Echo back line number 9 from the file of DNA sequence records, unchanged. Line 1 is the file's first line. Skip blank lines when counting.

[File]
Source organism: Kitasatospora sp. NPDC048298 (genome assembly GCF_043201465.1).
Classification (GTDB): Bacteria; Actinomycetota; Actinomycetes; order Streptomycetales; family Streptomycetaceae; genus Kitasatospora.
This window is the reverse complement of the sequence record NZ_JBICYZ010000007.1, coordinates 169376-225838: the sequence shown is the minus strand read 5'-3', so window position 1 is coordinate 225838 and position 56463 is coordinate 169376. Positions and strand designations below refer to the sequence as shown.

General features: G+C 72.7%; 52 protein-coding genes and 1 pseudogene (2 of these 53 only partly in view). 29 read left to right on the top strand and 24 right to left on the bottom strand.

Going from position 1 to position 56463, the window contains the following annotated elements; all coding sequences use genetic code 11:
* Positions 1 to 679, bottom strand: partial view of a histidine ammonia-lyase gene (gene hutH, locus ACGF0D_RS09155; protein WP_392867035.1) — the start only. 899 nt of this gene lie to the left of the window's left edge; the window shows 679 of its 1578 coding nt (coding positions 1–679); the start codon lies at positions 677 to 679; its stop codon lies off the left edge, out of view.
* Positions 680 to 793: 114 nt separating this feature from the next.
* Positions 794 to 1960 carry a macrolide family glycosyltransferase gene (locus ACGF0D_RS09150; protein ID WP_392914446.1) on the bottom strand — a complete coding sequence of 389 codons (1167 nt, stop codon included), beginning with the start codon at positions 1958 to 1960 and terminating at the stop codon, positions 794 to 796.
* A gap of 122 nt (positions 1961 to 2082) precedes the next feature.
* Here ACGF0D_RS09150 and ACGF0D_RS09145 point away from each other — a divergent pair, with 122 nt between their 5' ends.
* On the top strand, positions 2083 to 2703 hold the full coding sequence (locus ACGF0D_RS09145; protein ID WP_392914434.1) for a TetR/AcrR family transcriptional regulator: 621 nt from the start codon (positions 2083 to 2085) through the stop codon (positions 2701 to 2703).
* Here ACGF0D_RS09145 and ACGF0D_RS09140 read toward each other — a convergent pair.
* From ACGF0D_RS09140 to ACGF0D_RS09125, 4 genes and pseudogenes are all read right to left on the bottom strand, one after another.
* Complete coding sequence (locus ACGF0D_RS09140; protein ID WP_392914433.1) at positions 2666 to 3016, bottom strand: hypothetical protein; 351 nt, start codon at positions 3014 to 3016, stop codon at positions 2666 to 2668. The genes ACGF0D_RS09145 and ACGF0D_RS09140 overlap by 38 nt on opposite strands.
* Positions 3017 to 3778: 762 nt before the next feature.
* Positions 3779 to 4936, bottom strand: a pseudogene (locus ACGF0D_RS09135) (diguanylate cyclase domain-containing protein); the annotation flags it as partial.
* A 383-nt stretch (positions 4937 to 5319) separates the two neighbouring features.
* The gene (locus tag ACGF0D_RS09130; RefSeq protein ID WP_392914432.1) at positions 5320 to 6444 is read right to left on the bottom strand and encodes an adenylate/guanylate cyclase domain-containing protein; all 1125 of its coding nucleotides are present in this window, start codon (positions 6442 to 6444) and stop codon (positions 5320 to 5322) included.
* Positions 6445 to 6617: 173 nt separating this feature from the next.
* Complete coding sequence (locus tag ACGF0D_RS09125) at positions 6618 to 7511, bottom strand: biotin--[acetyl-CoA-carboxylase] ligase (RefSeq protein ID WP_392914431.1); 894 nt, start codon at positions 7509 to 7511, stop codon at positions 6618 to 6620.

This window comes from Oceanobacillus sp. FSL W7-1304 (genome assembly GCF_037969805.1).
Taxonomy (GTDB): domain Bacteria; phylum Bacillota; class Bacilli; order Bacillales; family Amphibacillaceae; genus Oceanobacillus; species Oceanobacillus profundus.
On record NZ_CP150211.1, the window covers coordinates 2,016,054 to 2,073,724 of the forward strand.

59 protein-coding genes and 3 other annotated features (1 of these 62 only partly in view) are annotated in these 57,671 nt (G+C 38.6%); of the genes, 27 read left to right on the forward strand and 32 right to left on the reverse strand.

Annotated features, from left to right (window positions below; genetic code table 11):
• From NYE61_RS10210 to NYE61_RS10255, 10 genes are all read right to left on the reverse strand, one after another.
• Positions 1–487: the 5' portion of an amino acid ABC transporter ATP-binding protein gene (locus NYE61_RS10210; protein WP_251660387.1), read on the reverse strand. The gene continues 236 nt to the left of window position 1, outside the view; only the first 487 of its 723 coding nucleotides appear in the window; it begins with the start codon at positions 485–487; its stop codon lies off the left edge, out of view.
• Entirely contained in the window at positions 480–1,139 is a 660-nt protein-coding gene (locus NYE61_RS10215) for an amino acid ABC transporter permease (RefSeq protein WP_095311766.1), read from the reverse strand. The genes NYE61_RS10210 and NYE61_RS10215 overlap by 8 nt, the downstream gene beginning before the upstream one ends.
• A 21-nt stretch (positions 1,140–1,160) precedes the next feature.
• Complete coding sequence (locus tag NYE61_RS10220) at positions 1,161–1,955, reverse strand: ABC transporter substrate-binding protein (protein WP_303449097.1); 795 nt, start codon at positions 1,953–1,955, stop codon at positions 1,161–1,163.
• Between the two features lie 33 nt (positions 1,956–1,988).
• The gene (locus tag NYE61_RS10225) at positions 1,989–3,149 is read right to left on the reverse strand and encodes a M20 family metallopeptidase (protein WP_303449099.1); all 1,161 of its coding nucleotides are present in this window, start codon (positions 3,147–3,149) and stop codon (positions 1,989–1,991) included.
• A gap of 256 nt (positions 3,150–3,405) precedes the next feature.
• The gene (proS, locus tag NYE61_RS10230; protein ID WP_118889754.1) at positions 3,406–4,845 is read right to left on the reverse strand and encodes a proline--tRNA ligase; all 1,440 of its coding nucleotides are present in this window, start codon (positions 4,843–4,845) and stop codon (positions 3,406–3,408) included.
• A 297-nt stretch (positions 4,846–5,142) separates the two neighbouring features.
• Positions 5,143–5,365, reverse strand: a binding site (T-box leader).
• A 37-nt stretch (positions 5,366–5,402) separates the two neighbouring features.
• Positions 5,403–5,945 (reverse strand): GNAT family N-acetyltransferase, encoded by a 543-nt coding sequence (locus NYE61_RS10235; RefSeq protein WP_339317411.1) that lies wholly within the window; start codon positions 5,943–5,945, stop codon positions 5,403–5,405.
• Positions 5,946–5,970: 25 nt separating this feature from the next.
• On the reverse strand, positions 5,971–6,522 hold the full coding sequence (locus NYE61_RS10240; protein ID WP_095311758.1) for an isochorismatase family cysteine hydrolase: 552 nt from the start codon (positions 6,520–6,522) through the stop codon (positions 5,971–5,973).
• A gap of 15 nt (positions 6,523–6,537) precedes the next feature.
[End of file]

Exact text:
* A gap of 122 nt (positions 1961 to 2082) precedes the next feature.